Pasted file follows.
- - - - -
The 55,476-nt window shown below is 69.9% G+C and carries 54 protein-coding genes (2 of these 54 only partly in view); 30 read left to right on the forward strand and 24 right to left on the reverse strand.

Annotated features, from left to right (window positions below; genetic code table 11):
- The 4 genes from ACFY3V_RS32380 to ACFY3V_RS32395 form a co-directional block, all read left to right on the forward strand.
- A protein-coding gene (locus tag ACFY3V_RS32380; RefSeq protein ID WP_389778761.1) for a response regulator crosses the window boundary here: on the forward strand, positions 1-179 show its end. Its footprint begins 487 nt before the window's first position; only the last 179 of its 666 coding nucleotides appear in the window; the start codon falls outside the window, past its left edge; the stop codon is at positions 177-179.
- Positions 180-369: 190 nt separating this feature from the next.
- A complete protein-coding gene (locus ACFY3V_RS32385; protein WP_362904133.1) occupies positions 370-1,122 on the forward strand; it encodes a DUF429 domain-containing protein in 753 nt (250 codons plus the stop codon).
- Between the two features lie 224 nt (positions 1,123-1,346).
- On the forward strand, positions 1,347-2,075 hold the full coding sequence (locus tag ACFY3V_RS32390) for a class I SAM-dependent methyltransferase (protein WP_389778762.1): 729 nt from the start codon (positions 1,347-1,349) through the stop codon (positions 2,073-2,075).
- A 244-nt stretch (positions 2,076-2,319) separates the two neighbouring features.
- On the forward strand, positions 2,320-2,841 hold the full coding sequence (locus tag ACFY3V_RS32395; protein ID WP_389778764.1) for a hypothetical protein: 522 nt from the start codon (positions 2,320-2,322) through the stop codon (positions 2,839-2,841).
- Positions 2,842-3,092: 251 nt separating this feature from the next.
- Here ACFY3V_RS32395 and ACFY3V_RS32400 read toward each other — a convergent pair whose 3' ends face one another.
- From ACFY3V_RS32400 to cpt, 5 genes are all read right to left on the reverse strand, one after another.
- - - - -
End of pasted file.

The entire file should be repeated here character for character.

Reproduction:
The 55,476-nt window shown below is 69.9% G+C and carries 54 protein-coding genes (2 of these 54 only partly in view); 30 read left to right on the forward strand and 24 right to left on the reverse strand.

Annotated features, from left to right (window positions below; genetic code table 11):
- The 4 genes from ACFY3V_RS32380 to ACFY3V_RS32395 form a co-directional block, all read left to right on the forward strand.
- A protein-coding gene (locus tag ACFY3V_RS32380; RefSeq protein ID WP_389778761.1) for a response regulator crosses the window boundary here: on the forward strand, positions 1-179 show its end. Its footprint begins 487 nt before the window's first position; only the last 179 of its 666 coding nucleotides appear in the window; the start codon falls outside the window, past its left edge; the stop codon is at positions 177-179.
- Positions 180-369: 190 nt separating this feature from the next.
- A complete protein-coding gene (locus ACFY3V_RS32385; protein WP_362904133.1) occupies positions 370-1,122 on the forward strand; it encodes a DUF429 domain-containing protein in 753 nt (250 codons plus the stop codon).
- Between the two features lie 224 nt (positions 1,123-1,346).
- On the forward strand, positions 1,347-2,075 hold the full coding sequence (locus tag ACFY3V_RS32390) for a class I SAM-dependent methyltransferase (protein WP_389778762.1): 729 nt from the start codon (positions 1,347-1,349) through the stop codon (positions 2,073-2,075).
- A 244-nt stretch (positions 2,076-2,319) separates the two neighbouring features.
- On the forward strand, positions 2,320-2,841 hold the full coding sequence (locus tag ACFY3V_RS32395; protein ID WP_389778764.1) for a hypothetical protein: 522 nt from the start codon (positions 2,320-2,322) through the stop codon (positions 2,839-2,841).
- Positions 2,842-3,092: 251 nt separating this feature from the next.
- Here ACFY3V_RS32395 and ACFY3V_RS32400 read toward each other — a convergent pair whose 3' ends face one another.
- From ACFY3V_RS32400 to cpt, 5 genes are all read right to left on the reverse strand, one after another.